Have your child image what it would be like to live on a farm. Have them draw a picture of the animals they would see, the machines they would use and who would live their with them.

Go to the library and find books on Veterinarians. Explore the profession. The different types of caregivers and what they do to help animals.

Make your own photo book like the authors! Go outside and explore your neighborhood with a camera. Take pictures and print them out. Write out a story from the pictures.

Best Book Practices for Preschoolers

Life with Preschoolers is never dull. The world is brand new and they have tons of questions. They want to explore everything even the normal everyday. They have worked hard the past several years learning to walk, talk, play.

Reading twenty minutes everyday has built a large vocabulary. They are familiar with how stories are structured and you may find them creating their own through “handwriting” on paper that may look like scribble scrabble but is the building blocks of hand writing. They may know how to print letters, especially the letters that make up their name. They may be writing numbers and can consistently count to the number ten but anything after that can be jumbled.

Preschoolers although chaotic at times like order and routines. They will ask for the same story over and over and over again just like they ask for the same lunch. Don’t be frustrated when your child doesn’t want to try something new. It is all a part of learning and our job as parents is to offer new choices and respect the times a child isn’t ready for something new. Keep offering it and eventually they will accept it.

When it comes to books your preschooler is ready to sit longer to listen to a story. Fairytales, folktales and fables are perfect for this age. Find fractured tales or old standbys filled with colorful illustrations and vibrant text.

Preschoolers are able to tell their own stories with fluency if they have grown up with reading. Find books with only pictures and have your child describe the action on the page.

They still might gravitate to board books and that’s okay. The simple illustrations and text are great ways to help them break apart the sounds of words in an safe and enjoyable way.

Rhyming books are still great choices especially as a young reader emerges. Try out different forms of poetry books as well as picture books. They can now play rhyming games with you. So whatever book you read you can pick out words and have them think of rhymes. Silly words or actual words all of it helps your child learn to read.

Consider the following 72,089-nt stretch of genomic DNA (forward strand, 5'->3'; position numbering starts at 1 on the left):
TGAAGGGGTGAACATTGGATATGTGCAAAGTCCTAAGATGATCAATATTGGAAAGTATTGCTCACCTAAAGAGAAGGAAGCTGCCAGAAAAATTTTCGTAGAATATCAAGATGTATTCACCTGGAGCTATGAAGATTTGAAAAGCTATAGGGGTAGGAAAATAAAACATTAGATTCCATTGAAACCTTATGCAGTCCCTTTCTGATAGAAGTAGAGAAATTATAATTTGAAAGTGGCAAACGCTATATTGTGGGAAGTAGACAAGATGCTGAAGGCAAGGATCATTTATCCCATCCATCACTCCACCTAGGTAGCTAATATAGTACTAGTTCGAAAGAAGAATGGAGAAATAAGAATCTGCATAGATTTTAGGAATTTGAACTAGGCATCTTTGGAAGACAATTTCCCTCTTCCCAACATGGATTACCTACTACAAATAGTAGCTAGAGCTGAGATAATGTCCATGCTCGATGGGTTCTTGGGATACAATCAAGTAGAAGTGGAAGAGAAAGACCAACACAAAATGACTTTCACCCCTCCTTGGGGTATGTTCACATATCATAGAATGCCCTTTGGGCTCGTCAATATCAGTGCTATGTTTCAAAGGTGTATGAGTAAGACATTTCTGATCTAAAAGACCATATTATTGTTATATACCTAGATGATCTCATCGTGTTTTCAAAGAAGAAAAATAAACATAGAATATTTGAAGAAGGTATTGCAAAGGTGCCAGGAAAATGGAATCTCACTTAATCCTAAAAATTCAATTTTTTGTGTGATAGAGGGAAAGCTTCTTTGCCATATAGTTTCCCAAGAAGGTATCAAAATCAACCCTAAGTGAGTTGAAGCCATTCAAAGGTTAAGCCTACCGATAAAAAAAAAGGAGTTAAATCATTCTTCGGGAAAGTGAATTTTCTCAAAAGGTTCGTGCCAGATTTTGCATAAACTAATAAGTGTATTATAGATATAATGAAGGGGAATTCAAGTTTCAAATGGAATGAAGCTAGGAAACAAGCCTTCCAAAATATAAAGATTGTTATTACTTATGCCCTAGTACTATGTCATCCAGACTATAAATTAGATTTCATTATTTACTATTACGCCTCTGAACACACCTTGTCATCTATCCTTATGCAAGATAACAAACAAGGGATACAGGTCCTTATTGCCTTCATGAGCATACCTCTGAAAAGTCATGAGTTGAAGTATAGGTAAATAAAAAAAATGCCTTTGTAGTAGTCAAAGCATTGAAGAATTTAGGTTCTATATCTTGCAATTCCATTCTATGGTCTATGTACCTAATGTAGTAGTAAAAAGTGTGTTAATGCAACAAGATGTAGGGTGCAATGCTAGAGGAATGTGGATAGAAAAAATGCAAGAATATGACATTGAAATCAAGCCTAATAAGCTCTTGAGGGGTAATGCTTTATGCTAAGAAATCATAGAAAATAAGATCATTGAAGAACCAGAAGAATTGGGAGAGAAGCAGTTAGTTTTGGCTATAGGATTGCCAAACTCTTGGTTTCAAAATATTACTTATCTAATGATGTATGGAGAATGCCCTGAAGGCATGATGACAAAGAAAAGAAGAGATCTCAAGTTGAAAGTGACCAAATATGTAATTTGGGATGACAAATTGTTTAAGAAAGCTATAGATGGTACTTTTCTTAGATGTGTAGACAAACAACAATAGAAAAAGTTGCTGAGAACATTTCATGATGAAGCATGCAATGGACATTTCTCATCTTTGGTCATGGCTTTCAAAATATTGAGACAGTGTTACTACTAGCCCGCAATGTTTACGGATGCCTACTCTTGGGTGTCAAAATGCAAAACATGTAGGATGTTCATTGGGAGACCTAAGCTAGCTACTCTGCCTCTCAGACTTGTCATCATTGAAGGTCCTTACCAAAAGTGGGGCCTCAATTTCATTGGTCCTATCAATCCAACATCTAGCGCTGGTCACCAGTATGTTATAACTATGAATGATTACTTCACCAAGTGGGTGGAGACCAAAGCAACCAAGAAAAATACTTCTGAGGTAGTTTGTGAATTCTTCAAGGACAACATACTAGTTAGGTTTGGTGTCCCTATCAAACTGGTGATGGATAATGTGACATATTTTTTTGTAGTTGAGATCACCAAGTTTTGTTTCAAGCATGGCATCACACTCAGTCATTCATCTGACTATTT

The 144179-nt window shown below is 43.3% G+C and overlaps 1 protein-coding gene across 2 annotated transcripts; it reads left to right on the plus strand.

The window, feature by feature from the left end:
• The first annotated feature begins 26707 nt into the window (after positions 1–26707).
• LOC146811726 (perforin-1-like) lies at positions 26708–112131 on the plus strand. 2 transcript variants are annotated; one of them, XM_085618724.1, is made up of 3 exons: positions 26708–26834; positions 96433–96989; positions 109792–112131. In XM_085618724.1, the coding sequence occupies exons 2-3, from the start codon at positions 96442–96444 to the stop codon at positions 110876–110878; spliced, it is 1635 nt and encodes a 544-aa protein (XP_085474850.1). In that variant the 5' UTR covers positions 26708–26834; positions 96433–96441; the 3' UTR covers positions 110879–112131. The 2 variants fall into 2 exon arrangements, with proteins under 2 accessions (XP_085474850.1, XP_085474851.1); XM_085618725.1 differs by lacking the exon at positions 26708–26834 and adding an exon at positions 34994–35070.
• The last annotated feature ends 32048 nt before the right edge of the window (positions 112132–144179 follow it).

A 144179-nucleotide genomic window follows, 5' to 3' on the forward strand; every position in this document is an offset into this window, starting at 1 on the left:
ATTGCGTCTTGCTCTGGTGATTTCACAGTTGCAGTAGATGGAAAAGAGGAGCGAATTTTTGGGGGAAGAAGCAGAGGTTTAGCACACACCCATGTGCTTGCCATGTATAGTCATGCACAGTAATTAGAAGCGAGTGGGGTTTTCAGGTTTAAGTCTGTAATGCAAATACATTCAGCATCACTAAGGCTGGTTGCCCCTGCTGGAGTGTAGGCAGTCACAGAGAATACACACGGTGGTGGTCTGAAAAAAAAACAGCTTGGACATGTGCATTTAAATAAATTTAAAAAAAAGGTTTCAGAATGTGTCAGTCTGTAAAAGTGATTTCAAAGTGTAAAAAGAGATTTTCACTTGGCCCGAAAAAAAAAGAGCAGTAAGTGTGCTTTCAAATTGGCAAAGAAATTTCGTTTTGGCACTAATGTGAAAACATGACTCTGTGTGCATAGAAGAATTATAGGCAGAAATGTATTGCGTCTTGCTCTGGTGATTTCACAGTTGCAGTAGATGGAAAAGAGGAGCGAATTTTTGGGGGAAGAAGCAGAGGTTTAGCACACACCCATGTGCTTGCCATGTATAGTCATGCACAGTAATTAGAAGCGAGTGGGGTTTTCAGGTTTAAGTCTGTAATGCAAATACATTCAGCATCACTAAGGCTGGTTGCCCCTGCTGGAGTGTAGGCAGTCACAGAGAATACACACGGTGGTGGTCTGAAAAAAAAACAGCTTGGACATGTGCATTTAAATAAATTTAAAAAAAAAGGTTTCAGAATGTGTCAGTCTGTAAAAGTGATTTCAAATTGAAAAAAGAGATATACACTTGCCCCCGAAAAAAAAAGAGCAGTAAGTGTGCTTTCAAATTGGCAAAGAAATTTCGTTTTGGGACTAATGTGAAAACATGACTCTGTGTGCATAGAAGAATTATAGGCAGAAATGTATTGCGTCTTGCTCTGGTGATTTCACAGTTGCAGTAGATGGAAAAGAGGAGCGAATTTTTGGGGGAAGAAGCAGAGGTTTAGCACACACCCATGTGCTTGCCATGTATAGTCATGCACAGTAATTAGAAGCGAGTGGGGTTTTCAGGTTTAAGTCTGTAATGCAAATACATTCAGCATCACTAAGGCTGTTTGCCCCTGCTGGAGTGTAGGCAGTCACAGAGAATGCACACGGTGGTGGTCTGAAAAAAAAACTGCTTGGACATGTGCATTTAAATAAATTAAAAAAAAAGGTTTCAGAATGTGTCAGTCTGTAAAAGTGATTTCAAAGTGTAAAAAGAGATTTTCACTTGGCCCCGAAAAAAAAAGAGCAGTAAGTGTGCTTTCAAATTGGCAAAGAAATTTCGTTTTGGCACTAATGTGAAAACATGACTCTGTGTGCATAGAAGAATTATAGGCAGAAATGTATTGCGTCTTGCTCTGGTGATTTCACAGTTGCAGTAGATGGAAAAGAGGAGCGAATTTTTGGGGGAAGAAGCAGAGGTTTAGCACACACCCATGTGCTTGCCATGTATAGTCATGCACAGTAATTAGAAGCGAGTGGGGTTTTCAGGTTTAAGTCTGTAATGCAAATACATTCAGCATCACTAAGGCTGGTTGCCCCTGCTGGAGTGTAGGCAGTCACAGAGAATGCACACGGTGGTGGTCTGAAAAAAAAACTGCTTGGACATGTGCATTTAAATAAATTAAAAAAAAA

What can you work on to build your budding reader?

  1. Word games. I spy with rhymes or grocery store bingo or twenty questions at the playground. Pass time waiting at the doctor’s office or long car trips playing word games.
  2. Drawing Pictures. Sidewalk chalk, painting, crayons or whatever the artist’s tool of choice, hand grip and manipulation of writing tools improves the more your child practices. Always have paper and pencil available and let them practice.
  3. Reading Time. Let them explore books on their own. Set up library corners in their room with accessible books. Have baskets of books in every room of the house they frequent. The goal is to have your child picking up books and discovering their abilities as independent readers.
  4. Play Time. It may seem counter intuitive but kids learn a lot through unstructured play. Turn off the cell phone, clear the play date calendar and let your child roam free in the backyard and with their toys. Be nearby but out of their way. Their imaginations will explode, their brains will grow and they will be more comfortable entertaining themselves. A goal all parents can get behind.
  5. Be cautious of Screen time. Media is a part of our world and there is nothing wrong with that. But our job as parents is to monitor appropriate amounts of time with computers, tablets, smart phones, TV and other media. Be aware of what games your child plays. Not all are created equal. PBS Kids develops a lot of great games and apps to help children learn as they play. Put limits that are age and family appropriate.